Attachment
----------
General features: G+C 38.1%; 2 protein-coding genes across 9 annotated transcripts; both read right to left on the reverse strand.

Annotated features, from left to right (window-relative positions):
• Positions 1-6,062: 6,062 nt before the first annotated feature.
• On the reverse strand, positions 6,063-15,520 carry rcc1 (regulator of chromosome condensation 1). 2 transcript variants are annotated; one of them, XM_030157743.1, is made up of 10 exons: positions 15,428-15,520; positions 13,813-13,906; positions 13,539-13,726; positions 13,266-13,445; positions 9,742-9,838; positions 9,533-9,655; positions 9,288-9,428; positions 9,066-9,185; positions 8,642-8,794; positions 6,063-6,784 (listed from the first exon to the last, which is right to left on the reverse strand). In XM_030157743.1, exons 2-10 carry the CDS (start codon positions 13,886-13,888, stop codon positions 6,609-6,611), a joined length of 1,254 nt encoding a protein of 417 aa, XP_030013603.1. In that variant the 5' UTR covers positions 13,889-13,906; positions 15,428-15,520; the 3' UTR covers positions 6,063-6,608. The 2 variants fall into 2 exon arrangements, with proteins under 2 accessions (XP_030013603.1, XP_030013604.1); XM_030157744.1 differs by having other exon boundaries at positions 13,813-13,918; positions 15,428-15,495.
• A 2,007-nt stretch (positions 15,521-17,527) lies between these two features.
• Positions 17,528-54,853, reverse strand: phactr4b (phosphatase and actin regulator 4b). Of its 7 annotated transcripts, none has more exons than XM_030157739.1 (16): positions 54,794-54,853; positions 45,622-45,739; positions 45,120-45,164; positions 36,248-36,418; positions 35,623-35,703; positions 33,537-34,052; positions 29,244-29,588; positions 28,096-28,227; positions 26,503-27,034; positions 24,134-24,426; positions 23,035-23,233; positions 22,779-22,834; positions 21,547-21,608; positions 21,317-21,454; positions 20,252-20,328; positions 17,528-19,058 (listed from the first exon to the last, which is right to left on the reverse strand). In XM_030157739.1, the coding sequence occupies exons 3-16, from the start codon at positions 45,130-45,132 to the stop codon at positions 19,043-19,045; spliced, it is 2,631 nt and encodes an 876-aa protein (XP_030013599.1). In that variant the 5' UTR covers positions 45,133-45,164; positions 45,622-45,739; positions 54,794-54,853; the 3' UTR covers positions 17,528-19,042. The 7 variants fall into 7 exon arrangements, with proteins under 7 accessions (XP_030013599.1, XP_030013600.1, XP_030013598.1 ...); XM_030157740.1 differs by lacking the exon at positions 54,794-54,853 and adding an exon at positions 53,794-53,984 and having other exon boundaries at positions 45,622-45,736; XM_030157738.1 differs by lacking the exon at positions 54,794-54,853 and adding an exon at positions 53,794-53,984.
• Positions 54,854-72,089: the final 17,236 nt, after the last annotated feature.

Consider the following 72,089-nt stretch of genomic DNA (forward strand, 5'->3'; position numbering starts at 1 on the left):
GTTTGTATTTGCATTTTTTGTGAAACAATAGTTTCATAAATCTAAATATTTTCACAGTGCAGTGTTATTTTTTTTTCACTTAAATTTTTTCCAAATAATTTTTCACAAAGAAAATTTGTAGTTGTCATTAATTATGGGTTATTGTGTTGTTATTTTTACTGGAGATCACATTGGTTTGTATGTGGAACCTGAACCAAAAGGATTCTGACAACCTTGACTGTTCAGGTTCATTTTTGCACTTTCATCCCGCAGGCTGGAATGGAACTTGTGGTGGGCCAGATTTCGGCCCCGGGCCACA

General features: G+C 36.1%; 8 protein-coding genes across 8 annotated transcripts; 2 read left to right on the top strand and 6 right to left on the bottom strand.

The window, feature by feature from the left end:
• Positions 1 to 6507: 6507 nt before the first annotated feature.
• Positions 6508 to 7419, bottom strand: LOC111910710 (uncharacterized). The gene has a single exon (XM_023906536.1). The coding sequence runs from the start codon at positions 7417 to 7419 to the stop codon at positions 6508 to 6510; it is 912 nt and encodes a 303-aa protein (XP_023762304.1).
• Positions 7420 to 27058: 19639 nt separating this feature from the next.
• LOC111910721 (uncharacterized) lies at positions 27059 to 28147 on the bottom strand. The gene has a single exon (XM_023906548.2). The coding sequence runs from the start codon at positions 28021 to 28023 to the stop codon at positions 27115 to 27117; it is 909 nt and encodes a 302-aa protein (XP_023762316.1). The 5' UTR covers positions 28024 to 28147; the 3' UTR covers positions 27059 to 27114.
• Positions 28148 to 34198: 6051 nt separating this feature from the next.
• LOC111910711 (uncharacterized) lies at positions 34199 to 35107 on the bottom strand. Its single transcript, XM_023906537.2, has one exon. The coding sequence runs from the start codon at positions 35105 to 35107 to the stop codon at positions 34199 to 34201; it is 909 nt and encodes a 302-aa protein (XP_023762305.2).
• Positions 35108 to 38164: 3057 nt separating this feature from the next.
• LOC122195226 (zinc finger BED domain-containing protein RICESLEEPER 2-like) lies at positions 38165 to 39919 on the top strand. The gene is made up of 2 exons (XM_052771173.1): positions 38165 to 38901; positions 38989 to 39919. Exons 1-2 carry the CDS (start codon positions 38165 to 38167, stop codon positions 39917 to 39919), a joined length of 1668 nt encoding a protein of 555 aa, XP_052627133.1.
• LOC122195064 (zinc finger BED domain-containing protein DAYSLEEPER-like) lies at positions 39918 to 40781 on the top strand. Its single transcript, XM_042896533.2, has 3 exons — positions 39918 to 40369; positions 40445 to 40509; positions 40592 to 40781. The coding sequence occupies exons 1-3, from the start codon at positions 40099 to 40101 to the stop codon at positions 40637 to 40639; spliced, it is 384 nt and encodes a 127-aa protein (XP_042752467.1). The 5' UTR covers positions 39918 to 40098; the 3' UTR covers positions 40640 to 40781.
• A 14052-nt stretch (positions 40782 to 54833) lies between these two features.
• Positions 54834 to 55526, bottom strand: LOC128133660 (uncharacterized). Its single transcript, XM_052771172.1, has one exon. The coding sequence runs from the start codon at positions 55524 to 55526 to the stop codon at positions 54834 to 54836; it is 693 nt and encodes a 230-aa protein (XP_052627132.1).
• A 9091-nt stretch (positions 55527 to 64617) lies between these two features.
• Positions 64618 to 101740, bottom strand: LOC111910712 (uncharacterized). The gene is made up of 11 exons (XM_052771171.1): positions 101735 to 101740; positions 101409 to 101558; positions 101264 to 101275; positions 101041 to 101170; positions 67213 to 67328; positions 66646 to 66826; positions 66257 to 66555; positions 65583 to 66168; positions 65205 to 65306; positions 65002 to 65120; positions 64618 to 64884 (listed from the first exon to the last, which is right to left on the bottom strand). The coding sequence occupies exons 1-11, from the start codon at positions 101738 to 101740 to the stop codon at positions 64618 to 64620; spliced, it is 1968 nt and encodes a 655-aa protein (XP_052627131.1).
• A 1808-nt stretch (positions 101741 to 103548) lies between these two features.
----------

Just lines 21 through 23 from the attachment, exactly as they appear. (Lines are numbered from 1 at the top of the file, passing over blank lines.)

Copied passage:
• A 14052-nt stretch (positions 40782 to 54833) lies between these two features.
• Positions 54834 to 55526, bottom strand: LOC128133660 (uncharacterized). Its single transcript, XM_052771172.1, has one exon. The coding sequence runs from the start codon at positions 55524 to 55526 to the stop codon at positions 54834 to 54836; it is 693 nt and encodes a 230-aa protein (XP_052627132.1).
• A 9091-nt stretch (positions 55527 to 64617) lies between these two features.